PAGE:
Multilingual Jobs in Dublin – Living and Working in Dublin
As the capital city of Ireland, Dublin is modern and vibrant, making it an attractive place to live and work. The city has a strong transport network including a comprehensive bus network, which makes getting around easy. And with plenty of bars, cinemas, restaurants and other leisure facilities to enjoy, it is easy to cultivate a healthy work/life balance. Dublin’s population is quite small compared to other capital cities, at around half a million people, many of whom are younger people enjoying the city centre lifestyle.
Jobs in Dublin
Ireland is recovering from an economic crisis in 2008/9 and is now seeing rapid growth, with many international tech companies situated in or nearby Dublin, as well as plenty of work in other business industries which require contact centre managers and agents as well as sales representatives. The city has a high cost of living, but to compensate salaries are often much higher than in other parts of the EU.
Finding accommodation in Dublin
Much of the accommodation within Dublin is apartments, although you can find larger houses on the outskirts of the city if you’re willing to commute. It’s easy to find accommodation to rent or buy – use websites like Daft.ie or Property.ie as your first port of call, as they’ll have the latest availability and prices for hundreds of potential options. You can also find cheaper house shares and flats by using estate agents or checking local classified adverts in the newspapers.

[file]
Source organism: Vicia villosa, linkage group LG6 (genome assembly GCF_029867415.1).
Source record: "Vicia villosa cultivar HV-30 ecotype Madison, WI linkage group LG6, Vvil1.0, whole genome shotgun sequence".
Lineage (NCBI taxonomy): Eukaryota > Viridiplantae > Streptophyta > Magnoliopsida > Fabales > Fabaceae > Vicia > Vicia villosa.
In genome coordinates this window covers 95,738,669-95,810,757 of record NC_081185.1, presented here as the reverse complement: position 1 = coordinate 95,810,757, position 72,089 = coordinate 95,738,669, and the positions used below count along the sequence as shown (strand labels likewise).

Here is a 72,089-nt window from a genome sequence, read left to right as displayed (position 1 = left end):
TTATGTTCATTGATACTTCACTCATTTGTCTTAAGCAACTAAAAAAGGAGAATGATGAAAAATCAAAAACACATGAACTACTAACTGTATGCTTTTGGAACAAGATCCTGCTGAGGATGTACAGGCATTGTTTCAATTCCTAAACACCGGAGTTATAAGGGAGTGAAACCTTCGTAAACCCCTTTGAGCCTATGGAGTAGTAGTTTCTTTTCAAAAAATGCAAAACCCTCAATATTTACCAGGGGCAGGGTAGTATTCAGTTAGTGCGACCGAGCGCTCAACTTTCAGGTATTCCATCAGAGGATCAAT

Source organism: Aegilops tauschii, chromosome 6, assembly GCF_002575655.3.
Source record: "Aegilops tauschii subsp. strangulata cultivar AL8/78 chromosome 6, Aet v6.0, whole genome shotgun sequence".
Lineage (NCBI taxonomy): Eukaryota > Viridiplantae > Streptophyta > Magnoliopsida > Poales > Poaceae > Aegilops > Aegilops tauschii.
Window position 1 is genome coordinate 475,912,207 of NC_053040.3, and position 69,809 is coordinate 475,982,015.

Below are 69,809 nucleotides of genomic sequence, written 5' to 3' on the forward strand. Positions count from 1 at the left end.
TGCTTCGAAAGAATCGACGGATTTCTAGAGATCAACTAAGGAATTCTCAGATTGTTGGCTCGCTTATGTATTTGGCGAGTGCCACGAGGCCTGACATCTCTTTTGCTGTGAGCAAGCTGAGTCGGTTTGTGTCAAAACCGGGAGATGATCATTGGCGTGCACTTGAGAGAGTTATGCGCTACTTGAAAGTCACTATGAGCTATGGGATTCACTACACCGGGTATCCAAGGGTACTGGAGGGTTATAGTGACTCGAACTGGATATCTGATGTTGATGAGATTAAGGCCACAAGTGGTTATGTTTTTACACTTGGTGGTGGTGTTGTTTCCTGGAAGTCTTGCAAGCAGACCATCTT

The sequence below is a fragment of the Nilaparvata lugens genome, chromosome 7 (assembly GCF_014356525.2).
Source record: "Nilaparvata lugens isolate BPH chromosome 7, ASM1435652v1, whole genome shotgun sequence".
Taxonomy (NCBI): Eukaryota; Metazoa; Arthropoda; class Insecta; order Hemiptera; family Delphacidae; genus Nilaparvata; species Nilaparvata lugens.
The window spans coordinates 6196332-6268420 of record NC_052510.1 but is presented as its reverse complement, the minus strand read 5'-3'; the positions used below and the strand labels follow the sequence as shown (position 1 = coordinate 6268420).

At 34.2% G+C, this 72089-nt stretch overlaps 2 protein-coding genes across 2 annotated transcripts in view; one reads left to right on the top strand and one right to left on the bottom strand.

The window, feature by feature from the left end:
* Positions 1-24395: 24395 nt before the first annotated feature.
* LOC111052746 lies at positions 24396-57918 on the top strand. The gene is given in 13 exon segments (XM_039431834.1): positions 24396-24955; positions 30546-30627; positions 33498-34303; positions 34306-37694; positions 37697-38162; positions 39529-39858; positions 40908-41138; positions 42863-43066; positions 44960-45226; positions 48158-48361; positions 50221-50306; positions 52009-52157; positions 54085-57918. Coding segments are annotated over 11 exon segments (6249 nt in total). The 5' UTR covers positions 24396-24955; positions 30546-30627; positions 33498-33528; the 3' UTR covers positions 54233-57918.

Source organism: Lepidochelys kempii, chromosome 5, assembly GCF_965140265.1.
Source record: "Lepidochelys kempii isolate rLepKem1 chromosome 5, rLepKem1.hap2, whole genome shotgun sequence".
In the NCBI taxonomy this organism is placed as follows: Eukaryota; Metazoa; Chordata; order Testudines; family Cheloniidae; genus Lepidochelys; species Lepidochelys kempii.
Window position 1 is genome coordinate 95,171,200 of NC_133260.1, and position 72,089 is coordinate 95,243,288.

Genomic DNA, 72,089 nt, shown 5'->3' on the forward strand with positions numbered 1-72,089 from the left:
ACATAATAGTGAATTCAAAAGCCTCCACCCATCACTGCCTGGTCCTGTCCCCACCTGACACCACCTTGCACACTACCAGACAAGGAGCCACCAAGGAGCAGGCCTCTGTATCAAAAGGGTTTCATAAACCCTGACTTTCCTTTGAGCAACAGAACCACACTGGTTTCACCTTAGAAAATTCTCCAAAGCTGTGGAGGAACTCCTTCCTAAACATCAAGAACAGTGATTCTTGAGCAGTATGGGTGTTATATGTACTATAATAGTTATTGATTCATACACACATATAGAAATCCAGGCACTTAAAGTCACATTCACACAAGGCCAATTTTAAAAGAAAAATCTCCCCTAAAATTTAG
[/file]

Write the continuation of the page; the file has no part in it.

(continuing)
Permits and taxes when working in Dublin
Anyone moving to Dublin from a country within the EU or the EEA, or from Switzerland, won’t need a permit to live or work in the country as you’ll enjoy freedom of movement. Since the immigration policies were tightened following the economic crisis in 2008/9, it is harder for people outside of these countries to get a permit, as prioritisation for work is always given to Irish citizens and then those from Europe.
Anything you earn while living in Dublin is liable for tax, which will be paid using the PAYE system unless you’re self-employed or a sole trader. Anything you earn under 32,800 EUR is taxed at a flat rate of 20% for individuals. However if you’re married or in a civil partnership, you’ll have a joint allowance of 41,800 EUR. Earnings above these amounts are taxed at 40%. If you’re aged over 65 and you’re either single or widowed, you can earn up to 18,000 EUR tax-free.